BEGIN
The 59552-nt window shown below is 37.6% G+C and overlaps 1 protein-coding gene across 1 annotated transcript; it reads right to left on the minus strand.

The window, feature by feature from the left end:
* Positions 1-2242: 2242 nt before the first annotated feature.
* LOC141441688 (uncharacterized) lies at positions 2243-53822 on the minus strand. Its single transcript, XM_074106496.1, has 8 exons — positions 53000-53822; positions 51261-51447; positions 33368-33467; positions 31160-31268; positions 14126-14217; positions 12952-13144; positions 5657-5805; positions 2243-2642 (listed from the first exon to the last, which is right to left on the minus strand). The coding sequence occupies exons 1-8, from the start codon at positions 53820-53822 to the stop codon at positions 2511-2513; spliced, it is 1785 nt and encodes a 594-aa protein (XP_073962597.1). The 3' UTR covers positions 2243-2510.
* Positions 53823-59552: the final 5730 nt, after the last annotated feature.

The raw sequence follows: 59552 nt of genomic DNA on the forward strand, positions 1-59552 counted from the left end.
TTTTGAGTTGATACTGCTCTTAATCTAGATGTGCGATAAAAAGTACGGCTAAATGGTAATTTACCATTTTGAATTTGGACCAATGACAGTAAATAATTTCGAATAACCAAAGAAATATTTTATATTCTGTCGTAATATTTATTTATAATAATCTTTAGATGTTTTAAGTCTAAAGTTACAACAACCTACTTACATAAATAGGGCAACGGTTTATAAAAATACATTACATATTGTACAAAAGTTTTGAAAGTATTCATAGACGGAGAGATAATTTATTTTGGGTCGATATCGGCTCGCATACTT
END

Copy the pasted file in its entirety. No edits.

The 59552-nt window shown below is 37.6% G+C and overlaps 1 protein-coding gene across 1 annotated transcript; it reads right to left on the minus strand.

The window, feature by feature from the left end:
* Positions 1-2242: 2242 nt before the first annotated feature.
* LOC141441688 (uncharacterized) lies at positions 2243-53822 on the minus strand. Its single transcript, XM_074106496.1, has 8 exons — positions 53000-53822; positions 51261-51447; positions 33368-33467; positions 31160-31268; positions 14126-14217; positions 12952-13144; positions 5657-5805; positions 2243-2642 (listed from the first exon to the last, which is right to left on the minus strand). The coding sequence occupies exons 1-8, from the start codon at positions 53820-53822 to the stop codon at positions 2511-2513; spliced, it is 1785 nt and encodes a 594-aa protein (XP_073962597.1). The 3' UTR covers positions 2243-2510.
* Positions 53823-59552: the final 5730 nt, after the last annotated feature.

The raw sequence follows: 59552 nt of genomic DNA on the forward strand, positions 1-59552 counted from the left end.
TTTTGAGTTGATACTGCTCTTAATCTAGATGTGCGATAAAAAGTACGGCTAAATGGTAATTTACCATTTTGAATTTGGACCAATGACAGTAAATAATTTCGAATAACCAAAGAAATATTTTATATTCTGTCGTAATATTTATTTATAATAATCTTTAGATGTTTTAAGTCTAAAGTTACAACAACCTACTTACATAAATAGGGCAACGGTTTATAAAAATACATTACATATTGTACAAAAGTTTTGAAAGTATTCATAGACGGAGAGATAATTTATTTTGGGTCGATATCGGCTCGCATACTT